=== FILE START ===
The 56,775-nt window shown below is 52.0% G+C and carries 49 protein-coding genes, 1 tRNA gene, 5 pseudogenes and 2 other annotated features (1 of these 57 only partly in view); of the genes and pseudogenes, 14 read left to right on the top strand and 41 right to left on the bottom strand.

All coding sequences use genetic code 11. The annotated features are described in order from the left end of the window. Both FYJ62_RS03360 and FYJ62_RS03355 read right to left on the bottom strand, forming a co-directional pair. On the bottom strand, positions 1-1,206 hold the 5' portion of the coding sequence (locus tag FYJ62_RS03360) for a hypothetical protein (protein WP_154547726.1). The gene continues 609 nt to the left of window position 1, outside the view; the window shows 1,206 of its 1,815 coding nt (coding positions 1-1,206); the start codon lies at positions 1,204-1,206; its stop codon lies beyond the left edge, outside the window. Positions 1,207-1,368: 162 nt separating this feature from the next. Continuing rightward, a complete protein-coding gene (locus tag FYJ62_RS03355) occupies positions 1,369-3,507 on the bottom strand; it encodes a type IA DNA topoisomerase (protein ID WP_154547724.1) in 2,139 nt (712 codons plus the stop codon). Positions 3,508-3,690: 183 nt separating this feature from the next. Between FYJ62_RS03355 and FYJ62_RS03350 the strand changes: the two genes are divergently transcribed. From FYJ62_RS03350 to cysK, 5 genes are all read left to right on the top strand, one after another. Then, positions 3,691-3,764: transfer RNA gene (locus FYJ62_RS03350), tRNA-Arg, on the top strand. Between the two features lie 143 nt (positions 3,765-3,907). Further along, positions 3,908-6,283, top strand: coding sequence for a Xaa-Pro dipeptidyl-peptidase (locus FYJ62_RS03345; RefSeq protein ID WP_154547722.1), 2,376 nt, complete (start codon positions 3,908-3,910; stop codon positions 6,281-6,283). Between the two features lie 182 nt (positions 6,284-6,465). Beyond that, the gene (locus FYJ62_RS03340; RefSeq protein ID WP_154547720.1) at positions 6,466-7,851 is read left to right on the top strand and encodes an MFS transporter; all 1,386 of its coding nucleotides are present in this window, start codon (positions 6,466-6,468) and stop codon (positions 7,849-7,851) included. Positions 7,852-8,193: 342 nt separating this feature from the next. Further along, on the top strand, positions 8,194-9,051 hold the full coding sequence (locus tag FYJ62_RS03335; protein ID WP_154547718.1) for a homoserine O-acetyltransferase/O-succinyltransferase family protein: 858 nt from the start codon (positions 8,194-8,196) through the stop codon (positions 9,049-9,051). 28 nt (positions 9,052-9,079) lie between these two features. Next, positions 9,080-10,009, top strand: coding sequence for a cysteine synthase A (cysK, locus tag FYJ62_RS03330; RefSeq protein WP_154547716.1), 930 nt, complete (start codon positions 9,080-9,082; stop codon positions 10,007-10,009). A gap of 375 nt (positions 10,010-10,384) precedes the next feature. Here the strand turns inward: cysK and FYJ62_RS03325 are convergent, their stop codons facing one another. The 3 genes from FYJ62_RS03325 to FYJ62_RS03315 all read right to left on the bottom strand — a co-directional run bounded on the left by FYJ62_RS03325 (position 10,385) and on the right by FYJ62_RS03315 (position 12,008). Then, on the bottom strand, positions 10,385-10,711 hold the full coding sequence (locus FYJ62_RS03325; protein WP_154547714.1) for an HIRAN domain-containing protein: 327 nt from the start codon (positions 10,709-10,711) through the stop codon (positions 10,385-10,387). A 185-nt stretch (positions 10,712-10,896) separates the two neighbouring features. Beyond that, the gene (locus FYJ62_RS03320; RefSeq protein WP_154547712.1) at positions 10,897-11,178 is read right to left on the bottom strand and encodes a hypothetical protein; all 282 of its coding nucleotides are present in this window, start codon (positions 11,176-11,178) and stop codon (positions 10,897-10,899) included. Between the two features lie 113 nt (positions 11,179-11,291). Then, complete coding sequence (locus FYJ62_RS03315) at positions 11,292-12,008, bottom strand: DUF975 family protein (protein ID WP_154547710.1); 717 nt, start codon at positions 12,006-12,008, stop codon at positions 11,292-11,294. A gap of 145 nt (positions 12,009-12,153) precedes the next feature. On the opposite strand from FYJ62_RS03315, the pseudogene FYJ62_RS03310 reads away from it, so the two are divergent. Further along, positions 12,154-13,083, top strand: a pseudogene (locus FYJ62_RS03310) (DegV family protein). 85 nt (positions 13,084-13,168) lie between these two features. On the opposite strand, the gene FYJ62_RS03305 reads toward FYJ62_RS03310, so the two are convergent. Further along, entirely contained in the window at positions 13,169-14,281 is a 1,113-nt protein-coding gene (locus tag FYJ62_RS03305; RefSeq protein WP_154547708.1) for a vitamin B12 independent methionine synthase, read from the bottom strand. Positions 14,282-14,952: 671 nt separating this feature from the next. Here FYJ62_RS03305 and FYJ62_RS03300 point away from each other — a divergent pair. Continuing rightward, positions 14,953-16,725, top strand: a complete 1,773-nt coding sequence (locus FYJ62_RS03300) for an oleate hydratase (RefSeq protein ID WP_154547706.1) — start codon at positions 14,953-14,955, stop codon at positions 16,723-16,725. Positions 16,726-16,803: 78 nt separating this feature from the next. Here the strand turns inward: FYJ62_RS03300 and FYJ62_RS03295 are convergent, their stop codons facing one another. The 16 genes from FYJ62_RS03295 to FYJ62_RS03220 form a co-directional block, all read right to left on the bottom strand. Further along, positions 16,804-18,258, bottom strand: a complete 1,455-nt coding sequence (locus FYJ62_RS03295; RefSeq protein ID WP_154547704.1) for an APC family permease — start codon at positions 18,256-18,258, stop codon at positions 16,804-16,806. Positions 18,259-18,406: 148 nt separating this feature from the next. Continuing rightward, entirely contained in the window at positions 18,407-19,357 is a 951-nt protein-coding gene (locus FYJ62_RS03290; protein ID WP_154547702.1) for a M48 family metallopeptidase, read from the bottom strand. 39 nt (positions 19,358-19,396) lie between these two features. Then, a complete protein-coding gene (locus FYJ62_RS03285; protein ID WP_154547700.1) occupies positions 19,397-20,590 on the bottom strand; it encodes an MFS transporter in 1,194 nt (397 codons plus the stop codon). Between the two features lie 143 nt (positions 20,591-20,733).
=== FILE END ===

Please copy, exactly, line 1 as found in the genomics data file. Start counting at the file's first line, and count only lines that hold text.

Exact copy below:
The 56,775-nt window shown below is 52.0% G+C and carries 49 protein-coding genes, 1 tRNA gene, 5 pseudogenes and 2 other annotated features (1 of these 57 only partly in view); of the genes and pseudogenes, 14 read left to right on the top strand and 41 right to left on the bottom strand.